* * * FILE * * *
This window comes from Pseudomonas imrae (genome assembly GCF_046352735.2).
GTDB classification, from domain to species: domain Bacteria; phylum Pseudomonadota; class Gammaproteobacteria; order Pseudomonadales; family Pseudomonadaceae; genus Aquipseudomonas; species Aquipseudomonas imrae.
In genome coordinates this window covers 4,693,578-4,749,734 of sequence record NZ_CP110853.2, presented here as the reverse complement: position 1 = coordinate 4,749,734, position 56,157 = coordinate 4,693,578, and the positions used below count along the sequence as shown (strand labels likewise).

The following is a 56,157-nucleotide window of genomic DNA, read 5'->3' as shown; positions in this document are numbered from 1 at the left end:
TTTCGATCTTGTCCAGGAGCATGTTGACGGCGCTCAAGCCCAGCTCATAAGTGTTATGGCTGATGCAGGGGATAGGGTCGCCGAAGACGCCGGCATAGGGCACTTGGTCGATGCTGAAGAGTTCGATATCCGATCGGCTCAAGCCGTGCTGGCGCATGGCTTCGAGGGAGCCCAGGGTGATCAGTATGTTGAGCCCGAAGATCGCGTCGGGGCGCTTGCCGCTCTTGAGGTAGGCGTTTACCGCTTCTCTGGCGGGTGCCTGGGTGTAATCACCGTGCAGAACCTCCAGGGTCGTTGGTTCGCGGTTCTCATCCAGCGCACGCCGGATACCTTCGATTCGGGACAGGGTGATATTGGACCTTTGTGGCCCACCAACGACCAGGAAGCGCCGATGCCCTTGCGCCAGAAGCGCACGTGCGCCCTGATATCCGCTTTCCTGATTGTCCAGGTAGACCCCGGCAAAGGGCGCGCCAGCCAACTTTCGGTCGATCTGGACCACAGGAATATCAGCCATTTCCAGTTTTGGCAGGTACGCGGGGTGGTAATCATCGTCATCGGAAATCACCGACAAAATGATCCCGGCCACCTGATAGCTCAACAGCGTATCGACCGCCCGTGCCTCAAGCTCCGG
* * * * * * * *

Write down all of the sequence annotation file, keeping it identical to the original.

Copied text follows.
This window comes from Pseudomonas imrae (genome assembly GCF_046352735.2).
GTDB classification, from domain to species: domain Bacteria; phylum Pseudomonadota; class Gammaproteobacteria; order Pseudomonadales; family Pseudomonadaceae; genus Aquipseudomonas; species Aquipseudomonas imrae.
In genome coordinates this window covers 4,693,578-4,749,734 of sequence record NZ_CP110853.2, presented here as the reverse complement: position 1 = coordinate 4,749,734, position 56,157 = coordinate 4,693,578, and the positions used below count along the sequence as shown (strand labels likewise).

The following is a 56,157-nucleotide window of genomic DNA, read 5'->3' as shown; positions in this document are numbered from 1 at the left end:
TTTCGATCTTGTCCAGGAGCATGTTGACGGCGCTCAAGCCCAGCTCATAAGTGTTATGGCTGATGCAGGGGATAGGGTCGCCGAAGACGCCGGCATAGGGCACTTGGTCGATGCTGAAGAGTTCGATATCCGATCGGCTCAAGCCGTGCTGGCGCATGGCTTCGAGGGAGCCCAGGGTGATCAGTATGTTGAGCCCGAAGATCGCGTCGGGGCGCTTGCCGCTCTTGAGGTAGGCGTTTACCGCTTCTCTGGCGGGTGCCTGGGTGTAATCACCGTGCAGAACCTCCAGGGTCGTTGGTTCGCGGTTCTCATCCAGCGCACGCCGGATACCTTCGATTCGGGACAGGGTGATATTGGACCTTTGTGGCCCACCAACGACCAGGAAGCGCCGATGCCCTTGCGCCAGAAGCGCACGTGCGCCCTGATATCCGCTTTCCTGATTGTCCAGGTAGACCCCGGCAAAGGGCGCGCCAGCCAACTTTCGGTCGATCTGGACCACAGGAATATCAGCCATTTCCAGTTTTGGCAGGTACGCGGGGTGGTAATCATCGTCATCGGAAATCACCGACAAAATGATCCCGGCCACCTGATAGCTCAACAGCGTATCGACCGCCCGTGCCTCAAGCTCCGG